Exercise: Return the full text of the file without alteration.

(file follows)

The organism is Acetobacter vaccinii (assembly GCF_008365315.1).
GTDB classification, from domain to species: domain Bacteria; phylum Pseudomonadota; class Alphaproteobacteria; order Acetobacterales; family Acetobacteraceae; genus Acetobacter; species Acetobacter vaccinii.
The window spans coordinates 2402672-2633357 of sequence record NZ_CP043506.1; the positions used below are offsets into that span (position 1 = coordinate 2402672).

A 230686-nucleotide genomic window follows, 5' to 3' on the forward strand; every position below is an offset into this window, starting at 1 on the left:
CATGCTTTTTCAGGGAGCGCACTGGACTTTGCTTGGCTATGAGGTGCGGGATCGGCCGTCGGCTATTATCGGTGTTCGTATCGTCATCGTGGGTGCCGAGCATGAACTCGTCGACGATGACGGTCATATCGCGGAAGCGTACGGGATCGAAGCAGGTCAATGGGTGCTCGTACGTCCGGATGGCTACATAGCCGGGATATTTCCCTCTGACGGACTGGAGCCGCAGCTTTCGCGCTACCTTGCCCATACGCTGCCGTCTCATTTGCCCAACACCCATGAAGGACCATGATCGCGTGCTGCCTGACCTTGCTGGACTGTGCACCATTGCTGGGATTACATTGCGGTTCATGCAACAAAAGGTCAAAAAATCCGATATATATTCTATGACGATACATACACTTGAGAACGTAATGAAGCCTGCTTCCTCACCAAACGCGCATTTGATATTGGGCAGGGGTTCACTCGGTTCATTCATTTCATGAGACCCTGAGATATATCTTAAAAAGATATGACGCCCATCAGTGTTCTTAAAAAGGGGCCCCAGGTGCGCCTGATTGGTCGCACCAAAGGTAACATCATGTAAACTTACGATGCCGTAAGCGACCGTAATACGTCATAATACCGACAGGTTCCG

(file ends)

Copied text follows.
The organism is Acetobacter vaccinii (assembly GCF_008365315.1).
GTDB classification, from domain to species: domain Bacteria; phylum Pseudomonadota; class Alphaproteobacteria; order Acetobacterales; family Acetobacteraceae; genus Acetobacter; species Acetobacter vaccinii.
The window spans coordinates 2402672-2633357 of sequence record NZ_CP043506.1; the positions used below are offsets into that span (position 1 = coordinate 2402672).

A 230686-nucleotide genomic window follows, 5' to 3' on the forward strand; every position below is an offset into this window, starting at 1 on the left:
CATGCTTTTTCAGGGAGCGCACTGGACTTTGCTTGGCTATGAGGTGCGGGATCGGCCGTCGGCTATTATCGGTGTTCGTATCGTCATCGTGGGTGCCGAGCATGAACTCGTCGACGATGACGGTCATATCGCGGAAGCGTACGGGATCGAAGCAGGTCAATGGGTGCTCGTACGTCCGGATGGCTACATAGCCGGGATATTTCCCTCTGACGGACTGGAGCCGCAGCTTTCGCGCTACCTTGCCCATACGCTGCCGTCTCATTTGCCCAACACCCATGAAGGACCATGATCGCGTGCTGCCTGACCTTGCTGGACTGTGCACCATTGCTGGGATTACATTGCGGTTCATGCAACAAAAGGTCAAAAAATCCGATATATATTCTATGACGATACATACACTTGAGAACGTAATGAAGCCTGCTTCCTCACCAAACGCGCATTTGATATTGGGCAGGGGTTCACTCGGTTCATTCATTTCATGAGACCCTGAGATATATCTTAAAAAGATATGACGCCCATCAGTGTTCTTAAAAAGGGGCCCCAGGTGCGCCTGATTGGTCGCACCAAAGGTAACATCATGTAAACTTACGATGCCGTAAGCGACCGTAATACGTCATAATACCGACAGGTTCCG